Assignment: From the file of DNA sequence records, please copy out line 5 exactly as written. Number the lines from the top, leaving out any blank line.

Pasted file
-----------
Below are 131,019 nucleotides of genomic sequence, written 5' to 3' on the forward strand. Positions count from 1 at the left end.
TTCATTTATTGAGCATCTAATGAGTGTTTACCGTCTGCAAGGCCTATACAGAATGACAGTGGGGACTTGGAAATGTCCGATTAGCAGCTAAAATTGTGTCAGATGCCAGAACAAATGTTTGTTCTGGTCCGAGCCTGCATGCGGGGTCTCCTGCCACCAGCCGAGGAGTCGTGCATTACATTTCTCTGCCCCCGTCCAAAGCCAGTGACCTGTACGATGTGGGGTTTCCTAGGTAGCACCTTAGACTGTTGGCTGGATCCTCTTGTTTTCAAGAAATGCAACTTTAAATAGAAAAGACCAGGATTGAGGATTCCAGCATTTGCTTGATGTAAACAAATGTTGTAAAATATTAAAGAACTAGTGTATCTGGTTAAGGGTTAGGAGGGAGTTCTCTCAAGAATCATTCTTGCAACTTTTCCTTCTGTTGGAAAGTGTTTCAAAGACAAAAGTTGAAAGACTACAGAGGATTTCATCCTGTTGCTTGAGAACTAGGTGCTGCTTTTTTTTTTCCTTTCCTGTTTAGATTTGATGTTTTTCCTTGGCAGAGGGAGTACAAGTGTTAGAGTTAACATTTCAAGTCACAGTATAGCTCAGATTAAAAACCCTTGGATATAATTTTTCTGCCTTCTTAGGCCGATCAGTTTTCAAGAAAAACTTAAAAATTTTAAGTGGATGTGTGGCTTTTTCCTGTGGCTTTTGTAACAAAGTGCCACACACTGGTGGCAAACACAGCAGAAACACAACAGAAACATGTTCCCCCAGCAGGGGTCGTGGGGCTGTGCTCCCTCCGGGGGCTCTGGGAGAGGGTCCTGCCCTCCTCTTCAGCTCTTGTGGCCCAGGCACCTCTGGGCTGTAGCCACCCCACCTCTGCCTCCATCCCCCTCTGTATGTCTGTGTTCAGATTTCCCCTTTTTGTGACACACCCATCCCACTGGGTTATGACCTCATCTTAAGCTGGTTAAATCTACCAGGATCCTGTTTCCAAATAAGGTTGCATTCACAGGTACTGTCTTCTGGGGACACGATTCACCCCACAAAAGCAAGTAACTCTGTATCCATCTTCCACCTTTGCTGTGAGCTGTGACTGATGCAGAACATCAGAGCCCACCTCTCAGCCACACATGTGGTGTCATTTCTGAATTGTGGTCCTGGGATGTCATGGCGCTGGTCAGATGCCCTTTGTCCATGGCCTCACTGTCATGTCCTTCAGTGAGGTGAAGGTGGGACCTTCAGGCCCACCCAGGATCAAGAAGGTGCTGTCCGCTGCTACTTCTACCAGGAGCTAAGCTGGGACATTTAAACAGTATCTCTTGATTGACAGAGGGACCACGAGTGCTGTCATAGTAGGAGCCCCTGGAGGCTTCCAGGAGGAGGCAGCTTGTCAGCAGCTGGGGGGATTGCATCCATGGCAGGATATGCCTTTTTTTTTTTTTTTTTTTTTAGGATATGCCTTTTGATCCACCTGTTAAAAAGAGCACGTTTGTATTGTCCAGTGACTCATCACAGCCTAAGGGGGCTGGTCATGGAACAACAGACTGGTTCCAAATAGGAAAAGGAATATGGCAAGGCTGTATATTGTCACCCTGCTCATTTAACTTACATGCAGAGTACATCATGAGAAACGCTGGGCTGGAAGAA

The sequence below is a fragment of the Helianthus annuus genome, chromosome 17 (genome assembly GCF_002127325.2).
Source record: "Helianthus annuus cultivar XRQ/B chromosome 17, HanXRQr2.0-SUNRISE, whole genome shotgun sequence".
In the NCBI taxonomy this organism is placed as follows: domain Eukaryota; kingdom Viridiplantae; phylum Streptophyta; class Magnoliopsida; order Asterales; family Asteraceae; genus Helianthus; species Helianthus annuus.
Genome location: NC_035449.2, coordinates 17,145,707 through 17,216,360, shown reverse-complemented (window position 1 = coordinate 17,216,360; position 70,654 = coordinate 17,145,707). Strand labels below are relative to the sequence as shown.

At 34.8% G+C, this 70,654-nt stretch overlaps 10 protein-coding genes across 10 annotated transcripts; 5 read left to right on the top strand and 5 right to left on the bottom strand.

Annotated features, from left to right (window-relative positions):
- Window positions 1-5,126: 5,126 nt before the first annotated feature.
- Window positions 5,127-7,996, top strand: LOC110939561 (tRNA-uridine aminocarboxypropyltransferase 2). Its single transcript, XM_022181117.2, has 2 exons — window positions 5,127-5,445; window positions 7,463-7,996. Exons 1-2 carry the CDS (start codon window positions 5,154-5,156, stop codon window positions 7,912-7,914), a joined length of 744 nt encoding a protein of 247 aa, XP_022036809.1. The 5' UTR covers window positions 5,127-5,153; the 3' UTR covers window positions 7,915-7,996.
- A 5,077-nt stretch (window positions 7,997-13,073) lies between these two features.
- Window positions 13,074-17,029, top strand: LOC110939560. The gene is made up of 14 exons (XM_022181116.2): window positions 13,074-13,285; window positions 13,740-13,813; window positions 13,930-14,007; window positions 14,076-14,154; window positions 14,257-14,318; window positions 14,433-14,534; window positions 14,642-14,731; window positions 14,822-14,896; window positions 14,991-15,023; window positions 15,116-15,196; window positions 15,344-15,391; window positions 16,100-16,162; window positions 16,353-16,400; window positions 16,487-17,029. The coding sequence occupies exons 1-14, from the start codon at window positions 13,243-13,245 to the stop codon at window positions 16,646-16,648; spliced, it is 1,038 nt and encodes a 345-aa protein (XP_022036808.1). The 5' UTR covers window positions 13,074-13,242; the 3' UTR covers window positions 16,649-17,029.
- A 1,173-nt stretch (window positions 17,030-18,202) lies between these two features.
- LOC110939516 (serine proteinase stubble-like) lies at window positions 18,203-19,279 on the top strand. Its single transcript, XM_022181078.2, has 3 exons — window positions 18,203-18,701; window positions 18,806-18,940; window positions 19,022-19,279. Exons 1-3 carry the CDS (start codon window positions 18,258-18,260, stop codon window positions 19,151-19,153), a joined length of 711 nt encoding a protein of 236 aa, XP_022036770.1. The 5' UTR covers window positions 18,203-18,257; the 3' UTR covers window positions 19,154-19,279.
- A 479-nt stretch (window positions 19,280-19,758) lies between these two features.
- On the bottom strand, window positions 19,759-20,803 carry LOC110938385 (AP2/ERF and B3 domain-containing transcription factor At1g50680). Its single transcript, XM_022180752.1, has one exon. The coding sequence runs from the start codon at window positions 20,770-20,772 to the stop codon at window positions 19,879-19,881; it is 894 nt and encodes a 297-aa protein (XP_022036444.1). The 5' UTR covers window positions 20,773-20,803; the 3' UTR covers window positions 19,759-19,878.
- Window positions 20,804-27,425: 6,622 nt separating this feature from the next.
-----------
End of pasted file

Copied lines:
In the NCBI taxonomy this organism is placed as follows: domain Eukaryota; kingdom Viridiplantae; phylum Streptophyta; class Magnoliopsida; order Asterales; family Asteraceae; genus Helianthus; species Helianthus annuus.